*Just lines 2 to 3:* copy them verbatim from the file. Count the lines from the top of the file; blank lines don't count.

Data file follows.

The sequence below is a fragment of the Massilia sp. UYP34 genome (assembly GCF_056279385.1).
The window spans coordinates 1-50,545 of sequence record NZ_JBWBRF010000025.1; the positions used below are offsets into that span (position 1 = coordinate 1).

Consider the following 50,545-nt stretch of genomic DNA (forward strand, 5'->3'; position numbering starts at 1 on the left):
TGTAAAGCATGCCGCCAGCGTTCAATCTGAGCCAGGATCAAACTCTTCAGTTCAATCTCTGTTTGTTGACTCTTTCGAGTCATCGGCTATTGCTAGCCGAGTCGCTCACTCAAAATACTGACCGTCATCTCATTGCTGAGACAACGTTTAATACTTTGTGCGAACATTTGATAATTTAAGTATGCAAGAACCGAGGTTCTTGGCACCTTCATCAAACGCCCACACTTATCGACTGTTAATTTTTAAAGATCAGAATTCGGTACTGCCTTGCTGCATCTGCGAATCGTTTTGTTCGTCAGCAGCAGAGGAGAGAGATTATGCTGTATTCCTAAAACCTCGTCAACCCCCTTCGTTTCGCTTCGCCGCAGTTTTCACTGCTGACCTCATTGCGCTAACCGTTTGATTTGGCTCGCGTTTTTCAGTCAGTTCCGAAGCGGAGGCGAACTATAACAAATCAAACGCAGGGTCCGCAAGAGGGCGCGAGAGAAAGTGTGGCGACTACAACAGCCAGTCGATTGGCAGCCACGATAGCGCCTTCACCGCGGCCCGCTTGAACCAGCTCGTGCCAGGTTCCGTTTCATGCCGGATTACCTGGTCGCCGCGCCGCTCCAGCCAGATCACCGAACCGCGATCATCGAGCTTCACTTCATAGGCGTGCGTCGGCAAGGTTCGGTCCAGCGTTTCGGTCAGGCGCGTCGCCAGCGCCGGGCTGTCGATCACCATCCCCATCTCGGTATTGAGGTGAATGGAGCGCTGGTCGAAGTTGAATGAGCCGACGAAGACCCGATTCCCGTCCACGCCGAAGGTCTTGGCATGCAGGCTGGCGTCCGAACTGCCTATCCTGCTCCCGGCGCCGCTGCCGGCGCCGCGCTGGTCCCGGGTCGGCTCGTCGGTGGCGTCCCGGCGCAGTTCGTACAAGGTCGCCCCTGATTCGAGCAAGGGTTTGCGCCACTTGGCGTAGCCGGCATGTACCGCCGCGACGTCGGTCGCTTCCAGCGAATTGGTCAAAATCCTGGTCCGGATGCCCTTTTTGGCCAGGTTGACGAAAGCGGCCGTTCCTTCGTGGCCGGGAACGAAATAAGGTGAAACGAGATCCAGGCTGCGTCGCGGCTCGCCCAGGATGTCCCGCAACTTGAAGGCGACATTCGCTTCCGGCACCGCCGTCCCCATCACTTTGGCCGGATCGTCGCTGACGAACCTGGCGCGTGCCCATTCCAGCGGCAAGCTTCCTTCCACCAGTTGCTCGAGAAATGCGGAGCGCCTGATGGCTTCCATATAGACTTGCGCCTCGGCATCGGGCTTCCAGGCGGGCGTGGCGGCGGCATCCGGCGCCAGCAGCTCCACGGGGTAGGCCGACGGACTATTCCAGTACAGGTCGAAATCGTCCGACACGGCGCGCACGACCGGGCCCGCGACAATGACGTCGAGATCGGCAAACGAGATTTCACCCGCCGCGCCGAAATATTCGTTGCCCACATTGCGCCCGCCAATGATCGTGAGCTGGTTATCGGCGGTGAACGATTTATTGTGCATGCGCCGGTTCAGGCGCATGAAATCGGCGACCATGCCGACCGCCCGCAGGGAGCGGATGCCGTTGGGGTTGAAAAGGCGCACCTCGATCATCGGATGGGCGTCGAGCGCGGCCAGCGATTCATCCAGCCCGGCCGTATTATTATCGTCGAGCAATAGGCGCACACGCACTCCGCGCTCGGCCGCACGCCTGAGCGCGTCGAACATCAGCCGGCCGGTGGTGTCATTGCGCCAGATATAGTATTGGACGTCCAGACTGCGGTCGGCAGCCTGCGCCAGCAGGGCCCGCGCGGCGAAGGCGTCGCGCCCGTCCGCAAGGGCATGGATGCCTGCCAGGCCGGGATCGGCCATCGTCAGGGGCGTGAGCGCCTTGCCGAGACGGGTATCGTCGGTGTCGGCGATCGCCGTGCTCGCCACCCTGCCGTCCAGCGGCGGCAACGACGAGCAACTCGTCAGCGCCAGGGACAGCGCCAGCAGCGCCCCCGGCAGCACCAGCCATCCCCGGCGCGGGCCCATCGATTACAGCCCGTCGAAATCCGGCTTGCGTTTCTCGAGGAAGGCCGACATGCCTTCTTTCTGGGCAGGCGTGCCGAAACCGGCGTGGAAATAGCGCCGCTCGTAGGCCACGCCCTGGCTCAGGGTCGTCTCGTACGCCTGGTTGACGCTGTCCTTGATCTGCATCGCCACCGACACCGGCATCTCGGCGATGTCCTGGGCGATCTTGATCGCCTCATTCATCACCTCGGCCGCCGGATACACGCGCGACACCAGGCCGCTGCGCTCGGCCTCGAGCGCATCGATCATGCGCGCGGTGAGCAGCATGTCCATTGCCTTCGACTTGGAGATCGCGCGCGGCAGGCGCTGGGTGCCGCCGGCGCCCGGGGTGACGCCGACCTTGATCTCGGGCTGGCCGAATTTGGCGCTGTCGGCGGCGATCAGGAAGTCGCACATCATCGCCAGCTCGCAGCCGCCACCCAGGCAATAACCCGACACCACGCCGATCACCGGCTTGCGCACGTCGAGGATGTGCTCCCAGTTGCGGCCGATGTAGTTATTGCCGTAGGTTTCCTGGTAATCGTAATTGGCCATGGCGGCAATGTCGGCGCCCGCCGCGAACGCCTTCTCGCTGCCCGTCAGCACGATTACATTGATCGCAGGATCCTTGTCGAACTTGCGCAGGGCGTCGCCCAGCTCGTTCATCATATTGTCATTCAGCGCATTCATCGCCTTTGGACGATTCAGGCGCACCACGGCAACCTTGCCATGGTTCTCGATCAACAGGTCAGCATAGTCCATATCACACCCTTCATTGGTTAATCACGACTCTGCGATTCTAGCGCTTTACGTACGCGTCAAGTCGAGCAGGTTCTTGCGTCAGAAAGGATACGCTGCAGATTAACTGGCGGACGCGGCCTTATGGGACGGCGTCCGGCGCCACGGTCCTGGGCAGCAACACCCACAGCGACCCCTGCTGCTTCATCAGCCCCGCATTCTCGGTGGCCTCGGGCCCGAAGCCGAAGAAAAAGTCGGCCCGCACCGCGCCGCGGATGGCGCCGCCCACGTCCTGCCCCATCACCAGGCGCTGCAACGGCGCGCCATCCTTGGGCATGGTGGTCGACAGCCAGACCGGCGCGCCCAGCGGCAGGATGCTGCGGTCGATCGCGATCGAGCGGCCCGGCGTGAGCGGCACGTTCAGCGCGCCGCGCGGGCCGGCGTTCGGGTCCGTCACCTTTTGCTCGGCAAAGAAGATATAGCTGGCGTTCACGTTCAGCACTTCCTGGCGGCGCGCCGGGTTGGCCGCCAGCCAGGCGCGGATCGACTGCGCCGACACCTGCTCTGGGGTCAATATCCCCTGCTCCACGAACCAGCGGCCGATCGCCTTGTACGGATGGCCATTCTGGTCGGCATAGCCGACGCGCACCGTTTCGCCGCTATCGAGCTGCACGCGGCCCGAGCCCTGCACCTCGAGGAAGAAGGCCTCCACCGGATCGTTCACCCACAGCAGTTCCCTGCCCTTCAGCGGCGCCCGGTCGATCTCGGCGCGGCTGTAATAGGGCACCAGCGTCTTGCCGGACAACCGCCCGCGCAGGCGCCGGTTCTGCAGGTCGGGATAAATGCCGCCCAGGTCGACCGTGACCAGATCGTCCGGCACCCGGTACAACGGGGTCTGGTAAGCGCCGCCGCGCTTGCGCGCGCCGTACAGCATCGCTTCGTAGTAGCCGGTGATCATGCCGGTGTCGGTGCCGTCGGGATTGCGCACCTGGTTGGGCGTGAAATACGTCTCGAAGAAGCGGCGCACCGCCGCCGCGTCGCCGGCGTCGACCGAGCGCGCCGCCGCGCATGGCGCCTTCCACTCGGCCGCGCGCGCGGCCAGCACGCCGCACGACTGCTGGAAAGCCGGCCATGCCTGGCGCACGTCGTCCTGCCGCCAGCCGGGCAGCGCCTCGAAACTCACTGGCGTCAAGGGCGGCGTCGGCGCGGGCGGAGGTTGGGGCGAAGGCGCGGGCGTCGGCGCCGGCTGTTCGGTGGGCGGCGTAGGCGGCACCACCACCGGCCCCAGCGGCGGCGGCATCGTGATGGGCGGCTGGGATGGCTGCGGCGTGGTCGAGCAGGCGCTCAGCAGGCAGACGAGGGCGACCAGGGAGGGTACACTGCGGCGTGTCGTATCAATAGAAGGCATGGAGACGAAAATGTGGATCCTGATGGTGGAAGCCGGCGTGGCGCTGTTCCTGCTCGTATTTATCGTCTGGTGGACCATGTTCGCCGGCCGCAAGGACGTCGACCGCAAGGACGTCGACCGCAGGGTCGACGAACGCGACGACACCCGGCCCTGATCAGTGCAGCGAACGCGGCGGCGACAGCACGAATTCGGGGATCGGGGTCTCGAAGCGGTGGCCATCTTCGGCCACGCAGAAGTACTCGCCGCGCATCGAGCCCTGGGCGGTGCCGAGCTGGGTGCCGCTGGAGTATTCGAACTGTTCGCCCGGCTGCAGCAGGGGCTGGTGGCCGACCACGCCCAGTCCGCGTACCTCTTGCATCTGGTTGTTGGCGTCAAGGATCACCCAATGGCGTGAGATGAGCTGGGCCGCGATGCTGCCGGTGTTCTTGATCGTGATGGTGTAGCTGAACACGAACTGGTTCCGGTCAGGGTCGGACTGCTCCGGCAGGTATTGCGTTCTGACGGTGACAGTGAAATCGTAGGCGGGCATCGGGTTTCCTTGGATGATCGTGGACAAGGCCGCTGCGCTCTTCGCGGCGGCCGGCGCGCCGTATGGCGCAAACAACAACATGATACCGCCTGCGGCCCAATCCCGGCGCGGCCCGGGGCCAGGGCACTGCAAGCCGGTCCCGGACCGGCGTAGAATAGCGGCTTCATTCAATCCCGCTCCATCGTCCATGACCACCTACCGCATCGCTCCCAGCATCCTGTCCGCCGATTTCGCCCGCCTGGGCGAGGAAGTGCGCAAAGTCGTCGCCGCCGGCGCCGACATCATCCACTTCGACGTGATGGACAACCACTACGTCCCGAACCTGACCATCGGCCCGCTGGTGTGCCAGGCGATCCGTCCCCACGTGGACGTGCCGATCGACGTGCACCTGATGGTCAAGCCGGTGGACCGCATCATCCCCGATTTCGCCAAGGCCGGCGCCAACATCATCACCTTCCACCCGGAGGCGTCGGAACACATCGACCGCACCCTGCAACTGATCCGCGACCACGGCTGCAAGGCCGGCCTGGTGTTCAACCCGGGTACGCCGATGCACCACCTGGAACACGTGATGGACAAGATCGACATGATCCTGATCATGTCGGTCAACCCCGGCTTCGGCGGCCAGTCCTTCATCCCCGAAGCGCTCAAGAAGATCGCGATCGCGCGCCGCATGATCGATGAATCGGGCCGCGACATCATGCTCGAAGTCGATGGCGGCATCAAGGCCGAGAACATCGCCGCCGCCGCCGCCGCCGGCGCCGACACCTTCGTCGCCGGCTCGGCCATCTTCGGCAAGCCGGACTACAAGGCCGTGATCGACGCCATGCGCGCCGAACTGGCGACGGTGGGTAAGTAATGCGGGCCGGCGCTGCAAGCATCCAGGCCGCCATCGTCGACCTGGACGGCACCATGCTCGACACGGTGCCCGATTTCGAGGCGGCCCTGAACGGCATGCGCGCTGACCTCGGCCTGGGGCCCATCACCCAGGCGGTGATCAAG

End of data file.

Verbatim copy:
The window spans coordinates 1-50,545 of sequence record NZ_JBWBRF010000025.1; the positions used below are offsets into that span (position 1 = coordinate 1).

Consider the following 50,545-nt stretch of genomic DNA (forward strand, 5'->3'; position numbering starts at 1 on the left):